Incorporating the Look: I advise keeping the rest of your look matte, especially to start.  It is no surprise to me that Peter Philips paired these with Rouge Allure Velvet matte lipsticks on the runway.  These shadows can add a lot of glow.  To keep the emphasis on the eyes, and to avoid looking too shimmery, I powdered down my foundation.  I avoided high-shine lipgloss and added no highlighter on cheeks.

We’ve tried simple looks so far.  Here’s a close-up of Liz with a simple wash of Chanel Illusion D’Ombre in Ebloui (reviewed here) touched with Mirifique (reviewed here) under the eyes as a liner:

Although these shadows can be very dramatic, I found that this simple dark wash would be fine for the office.

We also played with layering.  Here’s Liz with Chanel Fantasme (reviewed here) over Ebloui for a high-glitter look:

We both found the formula fool-proof.  After playing with the combinations on the backs of our hands for a few minutes, we found them very easy to use.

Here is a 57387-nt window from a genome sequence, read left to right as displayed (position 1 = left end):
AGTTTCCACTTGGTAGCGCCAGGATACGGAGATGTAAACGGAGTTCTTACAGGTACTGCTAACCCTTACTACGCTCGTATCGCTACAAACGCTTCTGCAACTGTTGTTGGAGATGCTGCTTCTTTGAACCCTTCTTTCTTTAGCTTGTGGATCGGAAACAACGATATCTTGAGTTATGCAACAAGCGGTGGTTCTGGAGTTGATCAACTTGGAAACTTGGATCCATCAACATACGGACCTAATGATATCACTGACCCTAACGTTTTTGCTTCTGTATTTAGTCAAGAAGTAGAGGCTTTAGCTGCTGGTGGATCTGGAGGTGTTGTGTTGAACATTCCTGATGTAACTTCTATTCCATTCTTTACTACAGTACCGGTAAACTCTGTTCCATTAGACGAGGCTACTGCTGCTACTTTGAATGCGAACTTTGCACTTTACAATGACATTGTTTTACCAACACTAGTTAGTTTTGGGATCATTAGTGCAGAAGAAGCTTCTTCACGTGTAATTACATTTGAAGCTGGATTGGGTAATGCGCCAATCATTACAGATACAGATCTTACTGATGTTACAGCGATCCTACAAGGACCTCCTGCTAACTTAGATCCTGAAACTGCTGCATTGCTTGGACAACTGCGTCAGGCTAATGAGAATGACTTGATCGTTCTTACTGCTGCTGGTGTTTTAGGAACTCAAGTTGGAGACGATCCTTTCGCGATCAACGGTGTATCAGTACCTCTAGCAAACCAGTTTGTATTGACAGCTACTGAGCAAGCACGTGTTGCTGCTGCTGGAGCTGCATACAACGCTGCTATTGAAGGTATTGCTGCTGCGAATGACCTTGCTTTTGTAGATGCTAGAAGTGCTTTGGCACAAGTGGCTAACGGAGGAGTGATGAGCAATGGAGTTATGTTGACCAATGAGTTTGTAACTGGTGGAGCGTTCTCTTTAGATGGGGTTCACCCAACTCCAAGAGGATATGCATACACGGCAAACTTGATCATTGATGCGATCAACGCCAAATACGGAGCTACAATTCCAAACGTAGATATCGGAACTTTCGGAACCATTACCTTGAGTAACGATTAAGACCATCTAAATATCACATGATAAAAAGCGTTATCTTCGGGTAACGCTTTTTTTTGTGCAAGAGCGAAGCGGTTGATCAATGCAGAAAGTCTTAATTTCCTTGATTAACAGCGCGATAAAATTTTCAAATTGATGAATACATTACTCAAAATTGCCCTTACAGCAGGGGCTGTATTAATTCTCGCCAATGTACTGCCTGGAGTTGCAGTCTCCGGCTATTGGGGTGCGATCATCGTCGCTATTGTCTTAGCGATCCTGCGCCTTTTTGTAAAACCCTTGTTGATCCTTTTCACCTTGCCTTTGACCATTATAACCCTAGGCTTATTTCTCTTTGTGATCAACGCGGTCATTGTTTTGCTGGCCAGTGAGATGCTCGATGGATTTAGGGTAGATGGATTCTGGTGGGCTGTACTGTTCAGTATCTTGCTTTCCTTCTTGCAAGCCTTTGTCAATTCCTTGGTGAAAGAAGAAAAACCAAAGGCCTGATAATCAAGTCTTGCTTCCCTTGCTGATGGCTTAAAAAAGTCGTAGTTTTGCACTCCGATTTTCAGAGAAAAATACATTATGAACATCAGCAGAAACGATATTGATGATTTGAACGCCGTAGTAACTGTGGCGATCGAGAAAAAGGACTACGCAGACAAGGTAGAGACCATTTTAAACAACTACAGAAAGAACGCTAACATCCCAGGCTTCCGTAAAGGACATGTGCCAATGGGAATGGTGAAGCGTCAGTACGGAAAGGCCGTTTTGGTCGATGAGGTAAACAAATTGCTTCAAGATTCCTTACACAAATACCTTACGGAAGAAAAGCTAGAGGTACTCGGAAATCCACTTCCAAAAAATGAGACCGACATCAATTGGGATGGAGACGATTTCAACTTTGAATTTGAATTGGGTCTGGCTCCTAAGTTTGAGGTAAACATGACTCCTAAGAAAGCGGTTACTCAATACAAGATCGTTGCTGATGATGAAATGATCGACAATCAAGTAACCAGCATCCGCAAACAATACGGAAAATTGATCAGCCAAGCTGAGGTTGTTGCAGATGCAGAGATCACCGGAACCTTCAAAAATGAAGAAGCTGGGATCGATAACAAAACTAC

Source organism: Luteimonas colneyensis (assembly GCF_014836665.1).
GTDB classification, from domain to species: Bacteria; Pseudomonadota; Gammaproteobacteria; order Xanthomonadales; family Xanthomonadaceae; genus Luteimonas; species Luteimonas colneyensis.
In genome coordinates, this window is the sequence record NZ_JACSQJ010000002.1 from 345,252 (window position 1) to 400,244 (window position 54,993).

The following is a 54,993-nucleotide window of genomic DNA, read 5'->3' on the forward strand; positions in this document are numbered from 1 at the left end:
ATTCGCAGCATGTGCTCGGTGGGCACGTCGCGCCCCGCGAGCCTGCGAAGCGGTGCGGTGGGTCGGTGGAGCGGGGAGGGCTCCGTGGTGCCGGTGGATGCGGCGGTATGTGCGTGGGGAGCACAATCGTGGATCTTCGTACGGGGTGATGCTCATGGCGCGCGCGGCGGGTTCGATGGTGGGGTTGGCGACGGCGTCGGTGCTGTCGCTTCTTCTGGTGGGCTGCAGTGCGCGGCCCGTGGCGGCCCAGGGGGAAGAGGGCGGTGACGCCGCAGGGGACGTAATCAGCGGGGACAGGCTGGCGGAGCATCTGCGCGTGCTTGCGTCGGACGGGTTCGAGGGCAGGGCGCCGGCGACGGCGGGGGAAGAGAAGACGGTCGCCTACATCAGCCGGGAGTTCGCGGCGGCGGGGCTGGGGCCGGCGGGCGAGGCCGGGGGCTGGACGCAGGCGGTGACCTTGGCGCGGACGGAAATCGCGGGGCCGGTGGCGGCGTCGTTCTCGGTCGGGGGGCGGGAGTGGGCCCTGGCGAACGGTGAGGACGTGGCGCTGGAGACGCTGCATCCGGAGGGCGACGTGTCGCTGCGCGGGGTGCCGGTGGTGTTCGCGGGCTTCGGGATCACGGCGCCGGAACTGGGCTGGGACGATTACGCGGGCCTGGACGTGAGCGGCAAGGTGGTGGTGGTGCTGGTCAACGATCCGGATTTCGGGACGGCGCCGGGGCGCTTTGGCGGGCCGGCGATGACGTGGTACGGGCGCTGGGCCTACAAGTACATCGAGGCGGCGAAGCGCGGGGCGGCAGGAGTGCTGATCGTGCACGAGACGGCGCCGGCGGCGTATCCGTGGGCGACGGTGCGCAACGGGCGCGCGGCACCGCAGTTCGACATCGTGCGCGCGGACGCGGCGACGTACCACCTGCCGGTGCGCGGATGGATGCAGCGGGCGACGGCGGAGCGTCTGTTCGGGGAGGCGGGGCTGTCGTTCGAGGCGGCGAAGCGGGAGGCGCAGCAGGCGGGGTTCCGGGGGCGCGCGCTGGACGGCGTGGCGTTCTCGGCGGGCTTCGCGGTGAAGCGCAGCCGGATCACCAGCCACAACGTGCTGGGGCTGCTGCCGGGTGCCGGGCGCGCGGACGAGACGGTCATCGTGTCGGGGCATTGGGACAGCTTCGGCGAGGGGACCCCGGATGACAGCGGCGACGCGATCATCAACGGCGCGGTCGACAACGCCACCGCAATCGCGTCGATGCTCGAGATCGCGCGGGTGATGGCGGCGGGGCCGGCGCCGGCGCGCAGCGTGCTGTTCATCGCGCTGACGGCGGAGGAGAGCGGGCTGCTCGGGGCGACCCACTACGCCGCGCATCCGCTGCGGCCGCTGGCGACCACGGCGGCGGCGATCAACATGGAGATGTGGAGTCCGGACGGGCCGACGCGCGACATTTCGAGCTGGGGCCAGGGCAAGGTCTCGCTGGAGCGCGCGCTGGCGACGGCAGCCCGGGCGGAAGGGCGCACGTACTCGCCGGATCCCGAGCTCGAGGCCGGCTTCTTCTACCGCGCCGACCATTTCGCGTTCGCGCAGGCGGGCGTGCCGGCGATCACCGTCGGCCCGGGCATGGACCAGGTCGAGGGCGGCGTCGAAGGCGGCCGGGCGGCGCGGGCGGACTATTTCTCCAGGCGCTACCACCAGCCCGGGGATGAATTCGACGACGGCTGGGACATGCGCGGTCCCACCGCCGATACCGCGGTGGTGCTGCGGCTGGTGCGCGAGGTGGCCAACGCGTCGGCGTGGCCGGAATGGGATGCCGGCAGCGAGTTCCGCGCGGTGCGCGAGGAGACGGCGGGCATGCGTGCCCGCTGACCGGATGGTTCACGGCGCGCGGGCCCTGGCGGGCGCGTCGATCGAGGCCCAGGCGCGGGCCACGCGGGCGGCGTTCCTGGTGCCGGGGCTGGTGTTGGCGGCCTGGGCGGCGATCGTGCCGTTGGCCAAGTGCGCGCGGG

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Jun 242011
 

Chanel Illusion D’Ombre Long Wearing Luminous Eyeshadow in Illusoire ($36 # 83) has the potential to be my favorite color of all of those released.  This is a smokey mauve shade that looks absolutely gorgeous when applied, due to its very subtle reflective shimmer and the overall play of the shade with light.  As with the others in the line (overview here), Illusoire has a gel-mousse texture that sits lightly on the lids.

I live for this type of neutral-with-an-edge color.  Unfortunately, I haven’t had much time to test out this beauty.  Except for a few swipes in my crease, which worked well over Epatant, I’ve yet to dig too deeply into this gorgeous color.

Nonetheless, I know that if I were waiting for more information about these shadows, I’d be wanting to see things as soon as possible. In that spirit, I’m hitting publish so you’ll have as much information as I do as soon as I can send it.  Here are some comparisons, with Illusoire swatched lightly, then heavily.  I’ve also shown that Illusoire has a deeper grey base that Chanel Ombre Essentielle Soft Touch Eyeshadow in Fauve (due in the U.S. in August/September).  Illusoire has more dimension and sparkle than Chanel Ombre Essentielle in Taupe Grise, still one of my favorite deep mauve-taupe colors.  I’ve also compared this with the mauve side of the Nars Habenera duo, as well as the lighter mauve-lavendar of Nars Nouveau Monde.

More swatches, which really shows how beautifully Illusoire catches the light:

And one final:

I’m promising to update you on wear time.  For now, this looks like it has real potential as a color.